We were not entirely surprised by the results of a recent study on income inequality and brain function, but the message is startling.
Harvard Center on the Developing Child tells us that in the first years of life, 700 neural connections are formed every second. Those connections work to make up who we are and how we interact with the world. The brain’s capacity for change slows as we age – this is why grown adults have to work harder to learn a new language – but during the early years, a “serve and return” model governs this rapid growth. Children require interaction with attentive caregivers, and seek it out through their actions (babbling, facial expressions, etc). If a caregiver responds appropriately, a positive connection is formed. If the child is reacted to in a negative way, or simply ignored, the connection is disrupted.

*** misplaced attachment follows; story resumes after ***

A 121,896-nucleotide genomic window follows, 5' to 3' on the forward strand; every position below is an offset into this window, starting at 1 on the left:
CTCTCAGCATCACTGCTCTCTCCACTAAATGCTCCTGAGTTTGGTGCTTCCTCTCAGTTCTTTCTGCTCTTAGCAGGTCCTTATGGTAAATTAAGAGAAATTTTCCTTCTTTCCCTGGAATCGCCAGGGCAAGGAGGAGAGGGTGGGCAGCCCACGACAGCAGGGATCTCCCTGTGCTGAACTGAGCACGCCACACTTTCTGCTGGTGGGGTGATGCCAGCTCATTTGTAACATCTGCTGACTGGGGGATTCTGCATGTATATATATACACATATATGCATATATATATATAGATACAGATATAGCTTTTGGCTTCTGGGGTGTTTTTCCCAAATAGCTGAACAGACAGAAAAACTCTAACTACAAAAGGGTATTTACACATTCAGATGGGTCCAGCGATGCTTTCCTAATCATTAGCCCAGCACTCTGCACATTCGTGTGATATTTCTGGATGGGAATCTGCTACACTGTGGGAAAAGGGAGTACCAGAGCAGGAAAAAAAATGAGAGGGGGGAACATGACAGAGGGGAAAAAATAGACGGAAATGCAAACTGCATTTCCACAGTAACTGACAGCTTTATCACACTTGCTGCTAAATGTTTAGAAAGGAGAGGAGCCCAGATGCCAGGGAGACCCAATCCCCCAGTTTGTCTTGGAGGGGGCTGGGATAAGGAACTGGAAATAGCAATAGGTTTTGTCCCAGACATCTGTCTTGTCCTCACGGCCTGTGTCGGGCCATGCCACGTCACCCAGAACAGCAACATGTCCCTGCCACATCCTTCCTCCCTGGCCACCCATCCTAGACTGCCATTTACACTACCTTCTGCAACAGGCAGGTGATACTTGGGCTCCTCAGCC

In families experiencing daily stress, such as stress related to living in poverty, children are at risk for developmental delays—delays that can manifest as early as 9 months of age and can impact academic achievement and behavior through adulthood. Since most of the human brain is formed during the first three years of life, high-quality care is a “must” from the very beginning of life, and we must do better to deliver it.